From this evening’s Detroit News coverage of Rick Snyder’s tax proposal, which was passed by the Michigan legislature today:
The tax reform is part of Snyder’s plan to close a $1.4 billion budget deficit. He’s doing so by cutting department budgets, eliminating business and personal tax credits, adding a new tax on pensions and cutting business taxes.
Four gerundial clauses—beginning with cutting, eliminating, adding, and (again) cutting—form a coordinated complement to the preposition by. This large by-phrase serves as an instrumental adverbial, indicating the means by which the budget deficit is to be closed. In coordinated instrumentals like this, the instrumental interpretation is typically distributed over all the conjuncts. Each coordinated gerundial clause in the excerpt above should thus name a different contribution to the closing of the deficit; and indeed, the first three all name different means of reducing government expenditures or increasing government revenues. The clear outlier here is the fourth gerundial clause, cutting business taxes: politics aside, it is a brute fact of mathematics that cutting taxes cannot be a proximate contributor to deficit reduction.
What we have in the excerpt above is thus a complex coordinated instrumental by-phrase whose instrumental semantics is not distributed over all the conjuncts. Rather, the instrumental semantics can only be understood to apply to the entire phrase; the sentence will end up true if and only if the deficit reducers in the first three conjuncts collectively outweigh the deficit aggravator in the fourth. To paraphrase: ‘Snyder is doing the following four things, which are collectively meant to close a $1.4 billion budget deficit.’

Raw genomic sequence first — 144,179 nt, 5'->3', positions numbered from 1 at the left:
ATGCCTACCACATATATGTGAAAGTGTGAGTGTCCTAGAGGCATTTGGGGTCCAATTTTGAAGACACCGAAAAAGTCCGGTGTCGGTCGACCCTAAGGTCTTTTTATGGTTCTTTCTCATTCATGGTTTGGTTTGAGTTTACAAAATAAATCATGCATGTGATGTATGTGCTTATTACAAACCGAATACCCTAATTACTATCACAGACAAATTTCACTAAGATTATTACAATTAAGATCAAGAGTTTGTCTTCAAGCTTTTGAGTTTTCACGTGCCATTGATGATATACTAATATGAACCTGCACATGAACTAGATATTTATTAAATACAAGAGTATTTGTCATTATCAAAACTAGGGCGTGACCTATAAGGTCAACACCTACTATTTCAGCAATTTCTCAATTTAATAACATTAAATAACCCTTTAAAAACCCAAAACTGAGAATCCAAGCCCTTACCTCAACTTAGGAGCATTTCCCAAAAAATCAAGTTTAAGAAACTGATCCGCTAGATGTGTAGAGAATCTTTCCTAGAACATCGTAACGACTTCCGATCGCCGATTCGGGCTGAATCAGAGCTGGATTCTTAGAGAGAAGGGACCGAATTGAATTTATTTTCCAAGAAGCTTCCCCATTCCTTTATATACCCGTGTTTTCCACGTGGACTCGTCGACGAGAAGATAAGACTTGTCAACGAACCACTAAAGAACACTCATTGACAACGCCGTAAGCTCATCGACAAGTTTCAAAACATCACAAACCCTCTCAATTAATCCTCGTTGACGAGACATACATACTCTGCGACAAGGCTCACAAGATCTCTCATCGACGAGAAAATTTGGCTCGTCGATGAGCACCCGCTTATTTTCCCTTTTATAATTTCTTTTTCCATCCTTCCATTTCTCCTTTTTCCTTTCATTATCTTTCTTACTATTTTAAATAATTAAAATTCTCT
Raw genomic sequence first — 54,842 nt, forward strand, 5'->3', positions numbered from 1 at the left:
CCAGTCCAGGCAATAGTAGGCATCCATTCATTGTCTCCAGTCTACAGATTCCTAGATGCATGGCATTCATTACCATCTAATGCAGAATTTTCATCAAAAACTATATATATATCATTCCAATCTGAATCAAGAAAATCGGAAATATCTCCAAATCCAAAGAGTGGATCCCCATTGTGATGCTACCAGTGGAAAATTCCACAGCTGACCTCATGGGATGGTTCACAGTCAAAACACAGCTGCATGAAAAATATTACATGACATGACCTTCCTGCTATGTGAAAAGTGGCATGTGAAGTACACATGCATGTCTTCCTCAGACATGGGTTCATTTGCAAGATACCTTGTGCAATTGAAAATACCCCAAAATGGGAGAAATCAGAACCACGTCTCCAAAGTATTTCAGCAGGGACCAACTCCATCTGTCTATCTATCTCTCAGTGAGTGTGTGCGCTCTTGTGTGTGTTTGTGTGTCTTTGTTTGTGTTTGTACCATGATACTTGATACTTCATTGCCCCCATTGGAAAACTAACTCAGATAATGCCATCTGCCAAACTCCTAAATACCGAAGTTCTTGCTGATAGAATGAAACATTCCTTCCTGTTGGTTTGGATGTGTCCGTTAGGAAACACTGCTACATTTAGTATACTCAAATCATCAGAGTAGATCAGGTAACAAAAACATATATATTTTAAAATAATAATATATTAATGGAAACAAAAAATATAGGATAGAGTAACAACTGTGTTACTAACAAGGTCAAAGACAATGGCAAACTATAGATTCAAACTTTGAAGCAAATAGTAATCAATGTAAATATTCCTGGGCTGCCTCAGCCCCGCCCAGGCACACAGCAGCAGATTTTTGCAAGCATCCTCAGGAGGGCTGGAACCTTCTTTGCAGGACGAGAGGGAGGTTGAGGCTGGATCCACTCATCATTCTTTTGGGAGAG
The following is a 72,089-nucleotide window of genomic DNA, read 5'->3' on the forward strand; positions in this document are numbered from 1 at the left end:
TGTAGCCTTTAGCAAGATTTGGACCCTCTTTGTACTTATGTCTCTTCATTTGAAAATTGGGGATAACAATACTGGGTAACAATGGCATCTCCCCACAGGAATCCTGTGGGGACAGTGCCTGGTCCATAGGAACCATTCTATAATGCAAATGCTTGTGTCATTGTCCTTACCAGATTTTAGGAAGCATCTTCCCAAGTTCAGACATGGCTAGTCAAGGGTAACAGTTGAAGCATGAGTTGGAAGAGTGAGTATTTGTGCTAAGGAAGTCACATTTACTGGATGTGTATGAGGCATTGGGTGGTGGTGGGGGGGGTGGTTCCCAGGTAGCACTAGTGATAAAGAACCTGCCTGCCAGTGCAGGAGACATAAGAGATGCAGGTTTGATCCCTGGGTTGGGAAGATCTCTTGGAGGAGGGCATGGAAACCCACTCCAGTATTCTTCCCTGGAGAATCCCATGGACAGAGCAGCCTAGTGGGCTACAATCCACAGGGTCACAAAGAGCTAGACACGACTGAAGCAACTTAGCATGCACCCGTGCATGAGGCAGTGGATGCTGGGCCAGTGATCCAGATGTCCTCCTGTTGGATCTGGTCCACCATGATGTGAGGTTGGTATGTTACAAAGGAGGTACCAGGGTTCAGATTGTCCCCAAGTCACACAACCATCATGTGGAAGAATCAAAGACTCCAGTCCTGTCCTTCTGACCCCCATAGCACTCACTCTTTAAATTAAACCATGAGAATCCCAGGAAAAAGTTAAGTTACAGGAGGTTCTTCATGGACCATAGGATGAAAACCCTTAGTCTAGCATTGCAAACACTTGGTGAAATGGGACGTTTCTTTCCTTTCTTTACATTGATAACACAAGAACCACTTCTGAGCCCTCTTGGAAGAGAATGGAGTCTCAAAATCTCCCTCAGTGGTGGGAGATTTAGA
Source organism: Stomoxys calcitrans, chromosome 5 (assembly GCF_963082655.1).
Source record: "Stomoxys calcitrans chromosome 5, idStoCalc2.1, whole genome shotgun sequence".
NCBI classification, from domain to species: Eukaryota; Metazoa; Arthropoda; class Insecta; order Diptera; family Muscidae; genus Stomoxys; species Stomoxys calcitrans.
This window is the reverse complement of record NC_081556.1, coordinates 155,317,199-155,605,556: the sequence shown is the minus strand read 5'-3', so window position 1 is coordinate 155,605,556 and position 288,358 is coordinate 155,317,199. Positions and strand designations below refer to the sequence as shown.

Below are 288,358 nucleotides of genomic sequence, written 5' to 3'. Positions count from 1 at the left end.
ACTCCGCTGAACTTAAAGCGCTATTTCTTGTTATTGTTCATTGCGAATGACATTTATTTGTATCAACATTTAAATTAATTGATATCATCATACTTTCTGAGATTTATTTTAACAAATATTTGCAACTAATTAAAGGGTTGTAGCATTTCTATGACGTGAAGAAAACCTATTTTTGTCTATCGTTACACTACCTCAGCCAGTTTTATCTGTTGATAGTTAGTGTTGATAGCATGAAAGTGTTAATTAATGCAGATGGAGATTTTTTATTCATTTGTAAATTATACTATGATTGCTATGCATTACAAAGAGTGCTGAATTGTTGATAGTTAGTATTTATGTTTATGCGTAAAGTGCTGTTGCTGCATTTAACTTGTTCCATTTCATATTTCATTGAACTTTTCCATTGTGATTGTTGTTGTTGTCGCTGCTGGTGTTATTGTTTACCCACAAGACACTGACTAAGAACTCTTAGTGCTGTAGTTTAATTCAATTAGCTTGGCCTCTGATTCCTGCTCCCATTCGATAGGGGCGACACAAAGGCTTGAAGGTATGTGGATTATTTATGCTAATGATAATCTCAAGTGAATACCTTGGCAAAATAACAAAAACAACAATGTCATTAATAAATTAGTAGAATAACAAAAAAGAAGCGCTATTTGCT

In practice, there is a strong semantic garden-path effect here. The instinct to interpret the instrumental meaning distributively over all conjuncts is deeply ingrained; we retreat to the non-distributive interpretation only after stumbling over the final conjunct. Less charitably, we might admonish the News for engaging in rhetorical sleight-of-hand, inviting its readers to infer that cutting business taxes has a near-term budgetary effect akin to that of, e.g., instituting a tax on pensions. The grammatical parallelism further serves to mask a yawning affective gap between the first three conjuncts’ impact on the immediately affected parties and the fourth conjunct’s impact on businesses; the disparity between the two instances of cutting serves this same purpose. Long coordinated phrases can be hard to keep track of, and correspondingly easy to slip things into.